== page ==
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Remembering Canada’s Lost Indigenous Children and Survivors of Residential Schools

Press Release

29 Sep, 2023

September 30th marks two important days in Canada – National Day for Truth and Reconciliation and Orange Shirt Day – which recognize the harm inflicted on Canada’s Indigenous people from the horrific residential school system legacy. To further honour this solemn day, we are inviting TNDC team members to understand the tragic legacy of Canada’s residential schools and to wear symbolic orange shirts in remembrance of the lost children and survivors, We are providing orange shirts designed by Tahltan artist Huey Carlick – Turtle Island shares the message Every Child Matters.


The National Day for Truth and Reconciliation (NDTR) was established by the Canadian government in 2021 to honour the children who never returned home from residential schools, and the survivors, as well as their families and communities still affected by the legacy of the residential school system. Public commemoration of this tragic and painful history and ongoing impacts of residential schools is a vital component of the reconciliation process. Establishment of a federal statutory day of commemoration was Call to Action 80 of the Truth and Reconciliation Commission. NDTR builds on the grassroots momentum of Orange Shirt Day. Learn more: National Day for Truth and Reconciliation


Orange Shirt Day originates from the story of Phyllis (Jack) Webstad from the Stswecem’c Xgat’tem First Nation. In 1973, on her first day at St. Joseph’s Residential School in Williams Lake, BC, Phyllis’s shiny new orange shirt was stripped from her, never to be seen again. Forty years later, on September 30, 2013, Phyllis spoke publicly for the first time about her experience, beginning the Orange Shirt Day movement. On September 30th each year, people across Canada wear orange and participate in Orange Shirt Day events to recognize and raise awareness about the history and legacy of the residential school system in Canada. Learn more: Orange Shirt Day


Residential schools were created and funded by the Canadian government and operated by churches. The goal was to assimilate Indigenous children into society and eliminate their Indigenous knowledge and identity. First Nations, Métis and Inuit children were forcibly removed from their families and communities and put into schools where they were forced to abandon their traditions, cultural practices and languages. They faced horrendous physical, sexual, emotional and psychological abuse at the hands of residential school staff. These schools operated for more than 160 years (1883 to 1996) in all Canadian provinces and territories except Prince Edward Island, New Brunswick and Newfoundland. It is estimated more than 150,000 Indigenous children between the ages of 4 and 16 attended residential schools. Learn more: National Centre for Truth and Reconciliation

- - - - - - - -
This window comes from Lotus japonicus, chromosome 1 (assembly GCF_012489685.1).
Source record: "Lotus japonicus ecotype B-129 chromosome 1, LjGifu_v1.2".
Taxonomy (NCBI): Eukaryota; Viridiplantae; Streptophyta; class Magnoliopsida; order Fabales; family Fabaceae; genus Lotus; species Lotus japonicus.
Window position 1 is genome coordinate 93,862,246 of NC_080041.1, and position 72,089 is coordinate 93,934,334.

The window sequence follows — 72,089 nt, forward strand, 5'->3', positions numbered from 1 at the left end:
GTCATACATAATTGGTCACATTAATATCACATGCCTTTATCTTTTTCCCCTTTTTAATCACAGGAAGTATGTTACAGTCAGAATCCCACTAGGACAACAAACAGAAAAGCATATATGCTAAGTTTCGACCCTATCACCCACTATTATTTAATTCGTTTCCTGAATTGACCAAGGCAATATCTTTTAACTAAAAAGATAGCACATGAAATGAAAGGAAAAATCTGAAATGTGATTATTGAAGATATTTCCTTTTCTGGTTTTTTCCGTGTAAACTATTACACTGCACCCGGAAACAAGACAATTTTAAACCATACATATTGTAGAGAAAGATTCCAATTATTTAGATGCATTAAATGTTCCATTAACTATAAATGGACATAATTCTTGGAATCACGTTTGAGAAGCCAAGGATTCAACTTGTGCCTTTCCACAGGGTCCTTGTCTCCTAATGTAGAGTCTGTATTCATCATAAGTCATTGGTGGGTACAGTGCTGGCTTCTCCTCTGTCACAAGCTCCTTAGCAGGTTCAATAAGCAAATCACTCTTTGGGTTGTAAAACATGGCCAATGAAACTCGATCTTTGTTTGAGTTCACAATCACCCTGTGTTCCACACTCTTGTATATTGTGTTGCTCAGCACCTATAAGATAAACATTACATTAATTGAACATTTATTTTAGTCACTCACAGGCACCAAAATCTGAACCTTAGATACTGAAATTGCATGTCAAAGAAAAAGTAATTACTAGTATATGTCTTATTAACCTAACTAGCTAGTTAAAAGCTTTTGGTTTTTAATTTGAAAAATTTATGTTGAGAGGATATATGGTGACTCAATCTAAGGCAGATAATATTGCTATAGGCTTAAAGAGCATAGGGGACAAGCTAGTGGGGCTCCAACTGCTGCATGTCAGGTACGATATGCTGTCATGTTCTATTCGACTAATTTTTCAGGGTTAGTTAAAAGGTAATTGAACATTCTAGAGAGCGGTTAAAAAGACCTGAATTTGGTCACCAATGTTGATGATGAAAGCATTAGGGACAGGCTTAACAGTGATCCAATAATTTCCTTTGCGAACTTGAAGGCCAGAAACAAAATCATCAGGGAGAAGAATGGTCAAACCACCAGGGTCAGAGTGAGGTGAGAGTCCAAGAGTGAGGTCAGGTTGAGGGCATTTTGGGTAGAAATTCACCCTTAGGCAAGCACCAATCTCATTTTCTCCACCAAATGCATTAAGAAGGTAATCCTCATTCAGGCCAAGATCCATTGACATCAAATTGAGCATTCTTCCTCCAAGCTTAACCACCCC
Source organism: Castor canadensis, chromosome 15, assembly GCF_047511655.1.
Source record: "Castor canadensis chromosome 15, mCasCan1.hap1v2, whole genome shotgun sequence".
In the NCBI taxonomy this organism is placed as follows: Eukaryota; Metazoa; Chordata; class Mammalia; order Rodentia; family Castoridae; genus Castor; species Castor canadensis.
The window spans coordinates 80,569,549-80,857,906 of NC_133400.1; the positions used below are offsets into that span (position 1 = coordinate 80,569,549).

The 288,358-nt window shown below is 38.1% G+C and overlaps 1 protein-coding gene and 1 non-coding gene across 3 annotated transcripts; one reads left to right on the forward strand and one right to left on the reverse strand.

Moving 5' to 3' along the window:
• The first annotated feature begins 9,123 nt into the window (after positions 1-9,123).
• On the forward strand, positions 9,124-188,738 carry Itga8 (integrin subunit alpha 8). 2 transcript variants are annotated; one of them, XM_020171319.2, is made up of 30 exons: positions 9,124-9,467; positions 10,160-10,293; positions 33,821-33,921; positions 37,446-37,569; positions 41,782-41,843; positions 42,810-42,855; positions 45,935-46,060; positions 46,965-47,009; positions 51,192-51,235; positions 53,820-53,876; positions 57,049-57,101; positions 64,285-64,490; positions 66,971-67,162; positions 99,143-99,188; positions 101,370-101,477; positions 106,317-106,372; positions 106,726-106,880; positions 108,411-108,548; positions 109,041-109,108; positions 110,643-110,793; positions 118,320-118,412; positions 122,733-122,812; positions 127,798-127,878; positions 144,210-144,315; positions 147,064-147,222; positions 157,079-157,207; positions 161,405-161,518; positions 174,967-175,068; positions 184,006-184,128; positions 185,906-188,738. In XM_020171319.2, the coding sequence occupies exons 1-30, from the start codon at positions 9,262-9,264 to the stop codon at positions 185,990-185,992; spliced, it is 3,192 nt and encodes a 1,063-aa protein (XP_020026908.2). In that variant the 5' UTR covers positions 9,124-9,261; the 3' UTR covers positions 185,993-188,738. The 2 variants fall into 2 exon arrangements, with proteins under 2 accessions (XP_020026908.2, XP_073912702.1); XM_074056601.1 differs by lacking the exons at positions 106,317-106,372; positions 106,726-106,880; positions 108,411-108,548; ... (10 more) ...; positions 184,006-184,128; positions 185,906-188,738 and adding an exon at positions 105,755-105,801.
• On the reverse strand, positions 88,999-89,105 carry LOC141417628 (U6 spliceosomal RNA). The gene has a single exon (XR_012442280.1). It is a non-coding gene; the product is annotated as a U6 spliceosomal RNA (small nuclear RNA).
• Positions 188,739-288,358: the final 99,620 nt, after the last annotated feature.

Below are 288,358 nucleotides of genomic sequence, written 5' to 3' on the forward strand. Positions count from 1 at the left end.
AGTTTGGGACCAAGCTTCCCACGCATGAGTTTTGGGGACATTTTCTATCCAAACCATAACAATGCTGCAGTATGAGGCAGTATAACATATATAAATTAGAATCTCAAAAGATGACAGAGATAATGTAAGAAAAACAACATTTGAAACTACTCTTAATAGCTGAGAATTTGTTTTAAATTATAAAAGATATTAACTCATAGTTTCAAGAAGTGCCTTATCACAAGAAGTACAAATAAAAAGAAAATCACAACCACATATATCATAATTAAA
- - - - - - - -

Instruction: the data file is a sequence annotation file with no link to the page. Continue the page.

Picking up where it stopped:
Huey Carlick designed this art piece in honour of the lands of his ancestors, which is known in the Indigenous community as Turtle Island, in remembrance of the children who were harmed in the residential school system, and with the hope for a better future for all Indigenous communities. Huey’s youngest grandson’s hand was the model for this art piece. Profits from the sales of this shirt will be divided between the artist and his chosen charity, the Orange Shirt Day Society to help raise awareness across Canada about the residential schools and their continuing impacts on individuals, families and communities, and to promote the concept “Every Child Matters”. Huey Carlick is an honourable, respected, and deeply loved member of the Tahltan Nation and a member of the Crow clan. Read his full bio: Turtle Island – by Huey Carlick


As an Indigenous owned business of the Tahltan Nation, this day holds heightened meaning. The TNDC team stands in solidarity with the many Tahltans and other Indigenous people across Canada who attended these institutions, as well as their families who continue to suffer from this tragic legacy. We offer heartfelt wishes for healing, reconciliation, and a brighter future for Canada’s Indigenous Peoples.


This discussion may be difficult for some. Help is available if you need to talk to someone, through the Indian Residential School Survivors Society (24-hour emotional support services): 1-800-721-0066.


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